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Make Your L.A. Stage Debut This Year

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Make Your L.A. Stage Debut This Year
Photo Source: William Scalia

Stage doors open up to Los Angeles actors this month, as top theaters around the city hold auditions for spring productions.

With pilot season approaching, many performers are striving for television roles. Even large theaters in Los Angeles, after all, can sometimes pay actors only $25 a performance. Still, there are opportunities in the coming months for actors who see Southern California stages as career steppingstones, if not milestones.

Several musicals going into production have auditions slated for the coming weeks. La Mirada Theatre, which won the Ovation Award for best season, is holding auditions for two upcoming shows: For its staging of “Floyd Collins,” auditions are set to start Jan. 28, and “Les Misérables” casting will take place in early March. Both are Equity calls.

Cabrillo Music Theatre is currently seeking Equity and non-Equity talent for its staging of the classic “Bye Bye Birdie.” Auditions for all parts, except for that of Kim MacAfee (which has been cast), will be held the weekend of Feb. 22 with rehearsals set to start in early June. Teen performers and dancers are being sought, too.

And in San Diego, the Old Globe Theatre is taking submissions from older performers for its upcoming production of “Quartet.”

Meanwhile, the Center Theatre Group restarted its Equity general auditions this month. These auditions—the next is set for Feb. 3—are held on the first or second Monday of each month at the Music Center Annex.

Pasadena’s Boston Court is in the process of casting its world premiere of New York–based playwright Sheila Callaghan’s “Everything You Touch.” That production is part of a trend of new theater work being showcased in and around Los Angeles, according to casting director Michael Donovan.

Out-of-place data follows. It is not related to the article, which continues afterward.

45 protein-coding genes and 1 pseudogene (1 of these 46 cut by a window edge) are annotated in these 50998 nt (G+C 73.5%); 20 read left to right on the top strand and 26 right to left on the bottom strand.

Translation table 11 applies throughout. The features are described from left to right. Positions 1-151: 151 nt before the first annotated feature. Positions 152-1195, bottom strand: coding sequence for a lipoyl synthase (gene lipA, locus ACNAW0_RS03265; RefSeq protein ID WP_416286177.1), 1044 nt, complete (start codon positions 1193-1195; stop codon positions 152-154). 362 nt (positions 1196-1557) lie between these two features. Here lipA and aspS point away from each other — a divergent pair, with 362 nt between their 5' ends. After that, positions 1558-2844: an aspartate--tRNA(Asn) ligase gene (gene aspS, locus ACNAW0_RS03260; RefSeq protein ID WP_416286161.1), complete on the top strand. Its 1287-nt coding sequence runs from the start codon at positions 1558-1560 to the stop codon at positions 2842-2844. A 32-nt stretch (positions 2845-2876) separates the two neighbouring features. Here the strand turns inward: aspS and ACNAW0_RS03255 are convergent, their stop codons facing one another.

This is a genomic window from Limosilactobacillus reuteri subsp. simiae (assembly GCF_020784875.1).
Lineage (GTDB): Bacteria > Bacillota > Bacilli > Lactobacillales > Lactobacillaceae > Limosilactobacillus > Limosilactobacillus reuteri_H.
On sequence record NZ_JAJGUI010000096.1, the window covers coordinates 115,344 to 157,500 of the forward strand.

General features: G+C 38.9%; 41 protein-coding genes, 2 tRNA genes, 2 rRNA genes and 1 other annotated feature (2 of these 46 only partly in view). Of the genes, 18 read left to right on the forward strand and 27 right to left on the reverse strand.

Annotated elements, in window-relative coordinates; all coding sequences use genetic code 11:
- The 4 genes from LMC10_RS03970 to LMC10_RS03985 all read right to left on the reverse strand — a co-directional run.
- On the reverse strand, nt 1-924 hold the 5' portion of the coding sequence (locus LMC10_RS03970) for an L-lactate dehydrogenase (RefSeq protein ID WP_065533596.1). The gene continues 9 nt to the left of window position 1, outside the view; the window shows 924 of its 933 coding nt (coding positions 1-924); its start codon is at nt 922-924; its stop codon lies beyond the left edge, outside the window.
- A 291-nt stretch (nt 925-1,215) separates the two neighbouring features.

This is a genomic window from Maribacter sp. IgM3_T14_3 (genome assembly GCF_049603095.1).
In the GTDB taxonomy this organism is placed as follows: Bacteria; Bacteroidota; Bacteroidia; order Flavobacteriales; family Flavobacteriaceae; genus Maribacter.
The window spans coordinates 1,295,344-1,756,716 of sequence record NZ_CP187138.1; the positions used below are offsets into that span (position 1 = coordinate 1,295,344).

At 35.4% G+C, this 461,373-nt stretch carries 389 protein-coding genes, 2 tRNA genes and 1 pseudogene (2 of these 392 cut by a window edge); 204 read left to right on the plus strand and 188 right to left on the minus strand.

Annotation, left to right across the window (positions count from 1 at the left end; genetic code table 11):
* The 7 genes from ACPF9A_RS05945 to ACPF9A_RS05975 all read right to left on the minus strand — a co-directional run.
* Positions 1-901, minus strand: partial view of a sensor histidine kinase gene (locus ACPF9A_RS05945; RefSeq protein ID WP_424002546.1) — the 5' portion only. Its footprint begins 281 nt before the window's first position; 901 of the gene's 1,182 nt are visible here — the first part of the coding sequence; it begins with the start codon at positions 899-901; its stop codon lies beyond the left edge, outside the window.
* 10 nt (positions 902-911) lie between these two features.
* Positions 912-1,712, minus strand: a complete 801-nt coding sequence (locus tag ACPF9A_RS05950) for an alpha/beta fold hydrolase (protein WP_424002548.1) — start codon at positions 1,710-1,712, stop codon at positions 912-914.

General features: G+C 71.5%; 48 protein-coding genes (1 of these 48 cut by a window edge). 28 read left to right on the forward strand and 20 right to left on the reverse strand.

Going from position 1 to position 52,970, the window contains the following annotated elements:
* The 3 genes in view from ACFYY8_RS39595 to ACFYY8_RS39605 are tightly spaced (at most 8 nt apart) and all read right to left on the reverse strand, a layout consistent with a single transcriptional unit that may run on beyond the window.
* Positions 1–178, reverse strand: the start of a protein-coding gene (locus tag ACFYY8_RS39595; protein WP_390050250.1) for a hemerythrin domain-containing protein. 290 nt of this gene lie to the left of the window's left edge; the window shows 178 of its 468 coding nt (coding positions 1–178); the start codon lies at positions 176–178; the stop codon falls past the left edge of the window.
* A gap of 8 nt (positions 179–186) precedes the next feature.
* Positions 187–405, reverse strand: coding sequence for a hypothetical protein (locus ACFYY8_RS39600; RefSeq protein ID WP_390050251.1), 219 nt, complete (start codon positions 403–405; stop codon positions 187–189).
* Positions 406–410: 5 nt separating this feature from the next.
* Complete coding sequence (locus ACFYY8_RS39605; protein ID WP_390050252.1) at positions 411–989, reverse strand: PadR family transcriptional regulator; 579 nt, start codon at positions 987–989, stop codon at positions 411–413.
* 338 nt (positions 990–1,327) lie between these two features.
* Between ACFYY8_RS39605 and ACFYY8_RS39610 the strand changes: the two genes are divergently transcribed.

“There’s a lot of development of new shows,” he said. “I’m doing at least two or three workshops, readings of new musicals, and I’m also still casting the HOTHOUSE reading series at Pasadena Playhouse, which is all new shows.”

The development of new works by Southern California theaters can mean opportunities for emerging actors. Theaters such as the Pasadena Playhouse and the Blank Theatre routinely bring in fresh faces to perform in their reading series.

“It’s a constantly evolving process as it goes toward a full production,” Donovan said about casting plays in development.

There are some juicy roles available in the coming months, he added.

Donovan is casting a male lead to play opposite Leslie Caron in the Laguna Playhouse’s upcoming production of “Six Dance Lessons in Six Weeks,” and will soon start looking for talent for International City Theatre’s upcoming productions of “Flyin’ West” and “Other Desert Cities.”

“What I don’t see a lot of is just [theaters] remounting the same old tired things, in the same old tired way,” he said. “It’s really great when theaters are willing to try new things.”

 

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